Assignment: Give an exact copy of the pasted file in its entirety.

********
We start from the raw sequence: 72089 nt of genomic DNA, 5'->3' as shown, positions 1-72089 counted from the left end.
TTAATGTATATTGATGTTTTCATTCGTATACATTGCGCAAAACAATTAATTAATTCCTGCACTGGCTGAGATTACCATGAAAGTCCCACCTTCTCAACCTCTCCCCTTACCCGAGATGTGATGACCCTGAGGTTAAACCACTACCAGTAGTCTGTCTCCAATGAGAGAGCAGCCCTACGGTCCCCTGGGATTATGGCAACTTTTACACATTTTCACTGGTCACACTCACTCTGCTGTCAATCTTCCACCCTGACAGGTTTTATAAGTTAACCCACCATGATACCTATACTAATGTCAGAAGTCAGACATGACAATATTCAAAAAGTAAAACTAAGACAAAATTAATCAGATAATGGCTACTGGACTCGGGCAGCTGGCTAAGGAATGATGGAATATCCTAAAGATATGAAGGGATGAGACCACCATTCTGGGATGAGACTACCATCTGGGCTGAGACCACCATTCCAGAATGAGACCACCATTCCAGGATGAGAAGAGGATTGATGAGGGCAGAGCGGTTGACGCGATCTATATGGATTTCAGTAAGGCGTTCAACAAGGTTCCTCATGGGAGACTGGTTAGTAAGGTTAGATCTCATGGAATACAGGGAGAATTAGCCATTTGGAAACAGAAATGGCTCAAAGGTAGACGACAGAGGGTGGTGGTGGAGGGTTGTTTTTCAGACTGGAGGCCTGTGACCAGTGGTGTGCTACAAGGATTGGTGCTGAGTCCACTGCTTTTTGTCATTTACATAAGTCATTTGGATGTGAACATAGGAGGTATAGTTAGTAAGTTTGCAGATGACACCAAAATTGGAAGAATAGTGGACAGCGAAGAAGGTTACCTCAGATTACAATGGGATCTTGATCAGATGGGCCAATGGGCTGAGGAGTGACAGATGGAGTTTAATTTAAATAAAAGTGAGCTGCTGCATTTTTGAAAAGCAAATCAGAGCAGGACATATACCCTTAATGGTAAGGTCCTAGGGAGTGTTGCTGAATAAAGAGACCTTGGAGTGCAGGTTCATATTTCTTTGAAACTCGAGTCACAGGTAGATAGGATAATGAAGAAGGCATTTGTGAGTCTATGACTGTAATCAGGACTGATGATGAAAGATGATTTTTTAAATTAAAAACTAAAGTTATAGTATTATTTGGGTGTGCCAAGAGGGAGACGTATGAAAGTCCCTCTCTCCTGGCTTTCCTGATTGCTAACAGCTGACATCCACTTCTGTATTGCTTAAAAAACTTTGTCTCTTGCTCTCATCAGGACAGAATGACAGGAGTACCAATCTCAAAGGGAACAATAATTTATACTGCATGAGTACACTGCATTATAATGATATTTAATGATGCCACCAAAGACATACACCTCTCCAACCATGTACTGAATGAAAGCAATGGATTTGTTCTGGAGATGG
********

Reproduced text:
We start from the raw sequence: 72089 nt of genomic DNA, 5'->3' as shown, positions 1-72089 counted from the left end.
TTAATGTATATTGATGTTTTCATTCGTATACATTGCGCAAAACAATTAATTAATTCCTGCACTGGCTGAGATTACCATGAAAGTCCCACCTTCTCAACCTCTCCCCTTACCCGAGATGTGATGACCCTGAGGTTAAACCACTACCAGTAGTCTGTCTCCAATGAGAGAGCAGCCCTACGGTCCCCTGGGATTATGGCAACTTTTACACATTTTCACTGGTCACACTCACTCTGCTGTCAATCTTCCACCCTGACAGGTTTTATAAGTTAACCCACCATGATACCTATACTAATGTCAGAAGTCAGACATGACAATATTCAAAAAGTAAAACTAAGACAAAATTAATCAGATAATGGCTACTGGACTCGGGCAGCTGGCTAAGGAATGATGGAATATCCTAAAGATATGAAGGGATGAGACCACCATTCTGGGATGAGACTACCATCTGGGCTGAGACCACCATTCCAGAATGAGACCACCATTCCAGGATGAGAAGAGGATTGATGAGGGCAGAGCGGTTGACGCGATCTATATGGATTTCAGTAAGGCGTTCAACAAGGTTCCTCATGGGAGACTGGTTAGTAAGGTTAGATCTCATGGAATACAGGGAGAATTAGCCATTTGGAAACAGAAATGGCTCAAAGGTAGACGACAGAGGGTGGTGGTGGAGGGTTGTTTTTCAGACTGGAGGCCTGTGACCAGTGGTGTGCTACAAGGATTGGTGCTGAGTCCACTGCTTTTTGTCATTTACATAAGTCATTTGGATGTGAACATAGGAGGTATAGTTAGTAAGTTTGCAGATGACACCAAAATTGGAAGAATAGTGGACAGCGAAGAAGGTTACCTCAGATTACAATGGGATCTTGATCAGATGGGCCAATGGGCTGAGGAGTGACAGATGGAGTTTAATTTAAATAAAAGTGAGCTGCTGCATTTTTGAAAAGCAAATCAGAGCAGGACATATACCCTTAATGGTAAGGTCCTAGGGAGTGTTGCTGAATAAAGAGACCTTGGAGTGCAGGTTCATATTTCTTTGAAACTCGAGTCACAGGTAGATAGGATAATGAAGAAGGCATTTGTGAGTCTATGACTGTAATCAGGACTGATGATGAAAGATGATTTTTTAAATTAAAAACTAAAGTTATAGTATTATTTGGGTGTGCCAAGAGGGAGACGTATGAAAGTCCCTCTCTCCTGGCTTTCCTGATTGCTAACAGCTGACATCCACTTCTGTATTGCTTAAAAAACTTTGTCTCTTGCTCTCATCAGGACAGAATGACAGGAGTACCAATCTCAAAGGGAACAATAATTTATACTGCATGAGTACACTGCATTATAATGATATTTAATGATGCCACCAAAGACATACACCTCTCCAACCATGTACTGAATGAAAGCAATGGATTTGTTCTGGAGATGG